Colloidal Quantum Dot Quantum Optics
Start date: May 1, 2016,
End date: Apr 30, 2021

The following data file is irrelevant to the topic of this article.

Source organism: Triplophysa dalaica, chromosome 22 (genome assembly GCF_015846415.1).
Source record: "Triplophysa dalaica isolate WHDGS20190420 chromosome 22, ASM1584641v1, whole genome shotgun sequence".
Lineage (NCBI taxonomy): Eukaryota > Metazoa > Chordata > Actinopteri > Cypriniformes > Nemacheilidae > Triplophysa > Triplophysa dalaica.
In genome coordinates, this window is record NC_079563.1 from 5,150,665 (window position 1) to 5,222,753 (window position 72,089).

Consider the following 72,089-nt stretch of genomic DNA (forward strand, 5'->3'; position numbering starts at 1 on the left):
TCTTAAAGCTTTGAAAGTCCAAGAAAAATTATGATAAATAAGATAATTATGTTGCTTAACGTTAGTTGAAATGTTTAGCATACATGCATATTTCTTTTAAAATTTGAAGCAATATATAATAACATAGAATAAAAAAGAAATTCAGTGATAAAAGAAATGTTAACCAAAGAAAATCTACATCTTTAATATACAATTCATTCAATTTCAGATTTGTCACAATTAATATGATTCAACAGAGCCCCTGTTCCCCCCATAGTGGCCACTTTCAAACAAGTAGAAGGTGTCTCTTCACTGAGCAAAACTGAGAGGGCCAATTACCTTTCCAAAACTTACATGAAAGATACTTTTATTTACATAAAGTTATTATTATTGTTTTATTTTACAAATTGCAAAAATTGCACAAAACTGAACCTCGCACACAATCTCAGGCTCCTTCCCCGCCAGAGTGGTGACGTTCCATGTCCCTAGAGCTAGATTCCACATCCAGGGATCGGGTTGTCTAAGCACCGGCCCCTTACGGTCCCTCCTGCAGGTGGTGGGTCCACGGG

Colloidal semiconductor nanocrystals have already found significant use in various arenas, including bioimaging, displays, lighting, photovoltaics and catalysis. Here we aim to harness the extremely broad synthetic toolbox of colloidal semiconductor quantum dots in order to utilize them as unique sources of quantum states of light, extending well beyond the present attempts to use them as single photon sources. By tailoring the shape, size, composition and the organic ligand layer of quantum dots, rods and platelets, we propose their use as sources exhibiting a deterministic number of emitted photons upon saturated excitation and as tunable sources of correlated and entangled photon pairs. The versatility afforded in their fabrication by colloidal synthesis, rather than by epitaxial growth, presents a potential pathway to overcome some of the significant limitations of present-day solid state sources of nonclassical light, including color tunability, fidelity and ease of assembly into devices.This program is a concerted effort both on colloidal synthesis of complex multicomponent semiconductor nanocrystals and on cutting edge photophysical studies at the single nanocrystal level. This should enable new types of emitters of nonclassical light, as well as provide a platform for the implementation of recently suggested schemes in quantum optics which have never been experimentally demonstrated. These include room temperature sources of exactly two (or more) photons, correlated photon pairs from quantum dot molecules and entanglement based on time reordering. Fulfilling the optical and material requirements from this type of system, including photostability, control of carrier-carrier interactions, and a large quantum yield, will inevitably reveal some of the fundamental properties of coupled carriers in strongly confined structures.
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